Large sections of Asutralia's Great Barrier Reef (GBR) now have an unprecedented amount of coral, according to a new report published on Thursday.
The Australian Institute of Marine Science's (AIMS) annual report found that the northern and central regions of the 2,300 km ecosystem have the most coral since the surveys began 36 years ago, reports Xinhua news agency.
Coverage in the GBR's southern region, however, decreased during the past 12 months due largely to an ongoing outbreak of crown-of-thorns starfish which feed on coral.
Aside from predators such as the starfish, the GBR has been hit hard in the past seven years by four mass bleachings which were caused by the millions of tiny coral polyps reacting to changing environmental conditions such as rising water temperatures.
The result is the vibrantly coloured colonies turn stark white.
The report found that this year's bleaching was not as extreme as previous ones, but it did occur during a La Nina year, which is a climate phase that usually gives corals a respite.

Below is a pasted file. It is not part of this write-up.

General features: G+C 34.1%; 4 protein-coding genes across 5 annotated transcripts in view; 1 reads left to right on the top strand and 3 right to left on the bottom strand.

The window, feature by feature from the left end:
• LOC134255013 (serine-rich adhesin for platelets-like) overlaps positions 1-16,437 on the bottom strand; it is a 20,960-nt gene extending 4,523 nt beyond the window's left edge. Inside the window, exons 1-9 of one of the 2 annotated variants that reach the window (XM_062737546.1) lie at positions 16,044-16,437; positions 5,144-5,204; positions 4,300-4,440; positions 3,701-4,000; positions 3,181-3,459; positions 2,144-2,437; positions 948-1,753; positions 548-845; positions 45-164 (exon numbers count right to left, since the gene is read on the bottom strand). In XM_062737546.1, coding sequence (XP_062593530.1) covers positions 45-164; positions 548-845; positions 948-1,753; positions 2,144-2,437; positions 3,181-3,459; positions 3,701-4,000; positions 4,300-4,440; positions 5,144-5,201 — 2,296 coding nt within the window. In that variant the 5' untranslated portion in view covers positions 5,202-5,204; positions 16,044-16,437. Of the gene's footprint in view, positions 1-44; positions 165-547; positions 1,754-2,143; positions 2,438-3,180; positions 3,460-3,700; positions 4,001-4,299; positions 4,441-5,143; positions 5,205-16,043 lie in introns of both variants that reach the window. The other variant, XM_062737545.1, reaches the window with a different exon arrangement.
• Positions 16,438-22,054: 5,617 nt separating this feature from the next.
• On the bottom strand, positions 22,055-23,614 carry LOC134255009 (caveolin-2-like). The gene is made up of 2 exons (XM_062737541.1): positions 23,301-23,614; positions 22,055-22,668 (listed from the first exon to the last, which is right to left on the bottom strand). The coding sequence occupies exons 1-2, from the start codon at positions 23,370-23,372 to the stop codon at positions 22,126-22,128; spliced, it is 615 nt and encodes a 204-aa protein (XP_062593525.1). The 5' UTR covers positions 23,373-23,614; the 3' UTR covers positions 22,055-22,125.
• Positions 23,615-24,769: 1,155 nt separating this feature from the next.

AIMS Chief Executive Paul Hardisty, in an article published online in Scimex on Thursday, said the mixed results indicated that although the GBR could recover, it remained vulnerable due to the "continued acute and severe disturbances that are occurring more often, and are longer-lasting".
"Every summer the reef is at risk of temperature stress, bleaching and potentially mortality and our understanding of how the ecosystem responds to that is still developing," Hardisty said.
The report also noted that much of the new growth was the fast-growing Acropora corals.
"These corals are particularly vulnerable to wave damage, like that generated by strong winds and tropical cyclones," said AIMS senior research scientist Mike Emslie.
This means that large increases in hard coral cover can quickly be negated by disturbances on reefs where Acropora corals predominate, he said.
The increasing frequency of warming ocean temperatures and the extent of mass bleaching events highlight the critical threat climate change poses to all reefs, particularly while crown-of-thorns starfish outbreaks and tropical cyclones are also occurring, he added.
"Future disturbance can reverse the observed recovery in a short amount of time."
The researchers said the latest report showed, once again, that "mitigation of climatic threats requires immediate global action".
(Only the headline and picture of this report may have been reworked by the Business Standard staff; the rest of the content is auto-generated from a syndicated feed.)